CashCall Cycling's Chris Barton has been to the pinnacle of the sport and back again, now the 25-year-old from Camarillo, California, is hoping to ride his way back to the top one more time.
Barton took over the KOM jersey during Saturday's stage 5 Menomonie Road Race at the Nature Valley Grand Prix after a gutsy ride in a seven-rider breakaway where he claimed enough KOM points to take over the climber's jersey lead from previous leader Janier Acevedo (Jamis-Hagens Berman).
It's been a long road back for the former BMC development team and pro team rider who contracted mononucleosis shortly after signing his first pro contract.
"When I signed my first professional contract with BMC, right after training camp that year I got mononucleosis, and it was a pretty acute case of it," Barton said Saturday just before receiving the KOM jersey. "So I was bedridden for awhile. Then I came back a little too soon that season. I had a couple of good races and then I relapsed and had to take more time off. And then I was just kind of playing catch up with training and racing."
The disease is an offshoot of the Esptein Barr Virus, which is sometimes referred to as Chronic Fatigue Syndrome, and it can be tough to overcome. It's the same virus that Team Saxo-Tinkoff's Michael Rogers had to overcome.
"It affects different people differently," Barton said. "Some people just get tired in training, but with me it was like I woke up and thought I had some kind of infection or something because it was super painful. I thought I had tonsillitis because I looked in mirror and everything was white. I went to the doctor and he told me I have mono. Since then it's been a slow process, and I had some other issues with some surgeries. It's been slow getting back, but I'm getting back."
Barton started his cycling career on both the mountain bike and on the road, winning national championships in cross country and the road race as a junior in 2006. As a rider with the US national U23 team he competed in some of the biggest races in Europe, including Tour de l'Avenir and Fleche du Sud.
His rise continued on BMC's development squad in 2009 and then with the big guns on the pro team in 2010 and 2011. He rode the Giro d'Italia in 2011, but the team let him go after that season and he signed with the Bissell Pro Cycling UCI Continental team last year. After another somewhat disappointing season with just a handful of top-20 and top-10 results, Barton once again found himself without a contract at the end of the season and moved this year to the domestic elite amateur ranks with the Southern California-based CashCall team of Paul Abrahams.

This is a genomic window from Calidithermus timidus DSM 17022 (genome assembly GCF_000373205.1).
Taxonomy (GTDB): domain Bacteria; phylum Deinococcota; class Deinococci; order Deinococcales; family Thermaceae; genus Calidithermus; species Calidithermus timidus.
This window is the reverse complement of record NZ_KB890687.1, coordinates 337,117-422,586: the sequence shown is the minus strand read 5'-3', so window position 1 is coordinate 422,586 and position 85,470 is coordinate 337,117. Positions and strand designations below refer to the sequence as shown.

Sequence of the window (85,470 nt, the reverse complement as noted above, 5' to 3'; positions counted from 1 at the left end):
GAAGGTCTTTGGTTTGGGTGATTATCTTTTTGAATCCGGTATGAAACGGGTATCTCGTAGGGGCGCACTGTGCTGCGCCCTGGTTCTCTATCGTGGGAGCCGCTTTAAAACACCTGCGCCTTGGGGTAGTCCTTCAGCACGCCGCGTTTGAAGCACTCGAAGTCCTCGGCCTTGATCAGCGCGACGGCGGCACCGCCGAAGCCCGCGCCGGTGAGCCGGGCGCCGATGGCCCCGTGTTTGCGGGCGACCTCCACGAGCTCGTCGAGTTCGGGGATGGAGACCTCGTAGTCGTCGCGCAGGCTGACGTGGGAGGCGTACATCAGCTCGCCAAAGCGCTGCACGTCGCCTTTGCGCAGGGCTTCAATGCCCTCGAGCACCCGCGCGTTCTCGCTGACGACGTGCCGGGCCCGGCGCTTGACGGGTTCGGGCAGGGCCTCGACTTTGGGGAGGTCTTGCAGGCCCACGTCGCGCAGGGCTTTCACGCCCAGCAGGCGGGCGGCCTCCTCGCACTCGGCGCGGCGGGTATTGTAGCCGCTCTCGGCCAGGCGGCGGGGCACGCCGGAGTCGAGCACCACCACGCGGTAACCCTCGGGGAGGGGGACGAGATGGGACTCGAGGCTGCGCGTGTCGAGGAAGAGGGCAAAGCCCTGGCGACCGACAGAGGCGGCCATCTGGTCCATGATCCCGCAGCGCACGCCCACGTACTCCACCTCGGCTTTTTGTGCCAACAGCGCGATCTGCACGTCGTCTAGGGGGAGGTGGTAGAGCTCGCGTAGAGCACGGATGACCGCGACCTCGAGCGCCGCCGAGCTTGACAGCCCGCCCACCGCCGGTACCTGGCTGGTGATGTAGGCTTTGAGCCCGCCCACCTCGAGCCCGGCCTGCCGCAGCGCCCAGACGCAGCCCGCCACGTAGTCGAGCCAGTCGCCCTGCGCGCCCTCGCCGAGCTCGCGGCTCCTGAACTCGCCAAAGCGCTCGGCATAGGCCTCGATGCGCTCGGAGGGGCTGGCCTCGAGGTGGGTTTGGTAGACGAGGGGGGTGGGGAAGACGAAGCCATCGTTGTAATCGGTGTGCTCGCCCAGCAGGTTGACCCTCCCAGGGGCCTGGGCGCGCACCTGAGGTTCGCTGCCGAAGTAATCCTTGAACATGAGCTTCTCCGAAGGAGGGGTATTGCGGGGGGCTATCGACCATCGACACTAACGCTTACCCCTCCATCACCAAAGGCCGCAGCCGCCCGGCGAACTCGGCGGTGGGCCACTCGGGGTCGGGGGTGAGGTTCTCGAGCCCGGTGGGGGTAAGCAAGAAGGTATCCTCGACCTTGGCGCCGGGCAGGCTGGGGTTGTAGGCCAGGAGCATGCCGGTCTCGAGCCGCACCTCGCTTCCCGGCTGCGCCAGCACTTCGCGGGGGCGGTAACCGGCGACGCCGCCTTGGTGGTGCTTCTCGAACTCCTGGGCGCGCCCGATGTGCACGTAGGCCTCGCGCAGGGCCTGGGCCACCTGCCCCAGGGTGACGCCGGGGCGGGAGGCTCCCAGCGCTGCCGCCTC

"I didn't get to race a ton last year," he said. "But this year I've had every opportunity to prove myself. I got off to a slow start at the beginning of the year, but I feel like I'm coming around."
Throughout the difficult journey, Barton said, he has learned to soldier on by putting his results in context and not expecting too much too soon.
"You have to try and get in the mental state of not expecting yourself to be at a certain level physically," he said. "You have to do the best you can and be happy with a good result for you. You can't compare yourself to four years ago, you have to compare yourself to yesterday, basically. I just keep doing it because I love it. I can't imagine a different lifestyle for me."
Like any young cyclist, Barton aspires to making it back to the WorldTour, but he's also happy just racing his bike at a high level once more and being a part of the sport he loves.
"I want to keep it going as long as I can at any level I can get to," he said. "It's always great if you can make a living doing it, too. But there are a lot of different niches in the sport besides racer. So I think there's definitely a future for me in some job. Right now I'm focused on racing, and being the best at racing my bike. But down the road in 10 or 20 years I would still love to be involved in the sport some way."
But Barton's immediate focus will be Sunday's Nature Valley Grand Prix finalé in Stillwater and its difficult terrain, including 21 trips up the 17 percent grades of Chilkoot Hill. He'll be wearing the green polka dot jersey of the best climber in the race so far, a jersey that also marks the beginning of what he hopes will be a long string of success.
"It means the world for me because I've worked so hard," he said. "Mentally and physically it's a struggle, so it feels really good to get on the podium. Really good."